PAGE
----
Alex Massie

The End of the Party?

Text settings

Following this post on Fianna Fail, a Dublin correspondent cautions against underestimating the stubbornness of their hold upon the people:

Fianna Fail will rise again. For two reasons: i) Fine Gael and Labour may need the support of lots of other parties to get anything done. The scope for internal disagreement is immense. It is likely that they will lose popular support very quickly if they preside over savage cuts, which they will have to do; ii) For those of us old enough to remember, Fianna Fail acted like thugs in opposition. They opposed everything (including the Anglo-Irish Agreement) and whipped up popular hysteria against the government over the smallest issue. This will work again. They will be in government again within five years. You can bank on it.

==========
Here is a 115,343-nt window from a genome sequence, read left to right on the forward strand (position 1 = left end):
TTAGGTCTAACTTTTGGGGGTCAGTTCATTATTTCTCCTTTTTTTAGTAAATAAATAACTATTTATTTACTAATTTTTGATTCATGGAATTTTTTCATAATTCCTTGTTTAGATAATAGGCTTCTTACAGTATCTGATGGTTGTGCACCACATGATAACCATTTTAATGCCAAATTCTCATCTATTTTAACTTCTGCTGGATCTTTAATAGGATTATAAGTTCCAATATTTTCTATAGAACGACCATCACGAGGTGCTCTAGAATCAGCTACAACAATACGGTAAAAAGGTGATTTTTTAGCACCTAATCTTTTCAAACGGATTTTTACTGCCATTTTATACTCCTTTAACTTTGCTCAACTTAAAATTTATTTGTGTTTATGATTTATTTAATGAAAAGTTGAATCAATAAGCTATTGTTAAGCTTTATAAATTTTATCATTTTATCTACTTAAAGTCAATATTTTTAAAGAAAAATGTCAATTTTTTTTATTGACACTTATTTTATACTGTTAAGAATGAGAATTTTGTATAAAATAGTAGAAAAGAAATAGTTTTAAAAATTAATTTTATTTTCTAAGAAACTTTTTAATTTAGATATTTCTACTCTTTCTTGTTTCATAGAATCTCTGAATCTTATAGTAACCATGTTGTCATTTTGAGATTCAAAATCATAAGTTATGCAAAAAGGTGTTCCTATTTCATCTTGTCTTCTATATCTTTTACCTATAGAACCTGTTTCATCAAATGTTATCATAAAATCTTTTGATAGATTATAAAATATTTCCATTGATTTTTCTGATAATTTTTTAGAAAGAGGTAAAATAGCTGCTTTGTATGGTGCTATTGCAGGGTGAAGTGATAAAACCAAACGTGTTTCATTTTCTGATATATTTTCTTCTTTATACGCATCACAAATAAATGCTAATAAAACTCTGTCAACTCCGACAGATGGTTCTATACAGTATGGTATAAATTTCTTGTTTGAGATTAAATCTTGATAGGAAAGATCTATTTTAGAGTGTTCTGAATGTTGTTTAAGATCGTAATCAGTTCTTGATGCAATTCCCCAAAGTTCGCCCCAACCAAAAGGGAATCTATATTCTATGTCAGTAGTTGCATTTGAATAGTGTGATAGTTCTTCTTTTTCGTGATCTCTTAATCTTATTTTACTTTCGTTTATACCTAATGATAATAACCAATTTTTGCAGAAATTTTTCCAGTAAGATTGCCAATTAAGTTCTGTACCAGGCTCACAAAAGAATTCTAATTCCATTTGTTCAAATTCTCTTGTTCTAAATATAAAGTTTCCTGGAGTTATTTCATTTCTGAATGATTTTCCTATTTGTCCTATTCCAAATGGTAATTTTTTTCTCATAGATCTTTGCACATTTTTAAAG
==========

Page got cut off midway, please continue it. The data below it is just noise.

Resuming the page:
This is depressingly plausible. In theory this election should be an opportunity for a fresh start and the longer-term reorientation of Irish politics along a more conventional left-right axis. In practice we shouldn't be surprised if this proves not to be the case and not just because it will most probably produce another left-right coalition. Just as significantly, it may end up being the case that the only thing worse than losing this election is winning it.

Written byAlex Massie

Alex Massie is Scotland Editor of The Spectator. He also writes a column for The Times and is a regular contributor to the Scottish Daily Mail, The Scotsman and other publications.

Topics in this articleSocietyausterityireland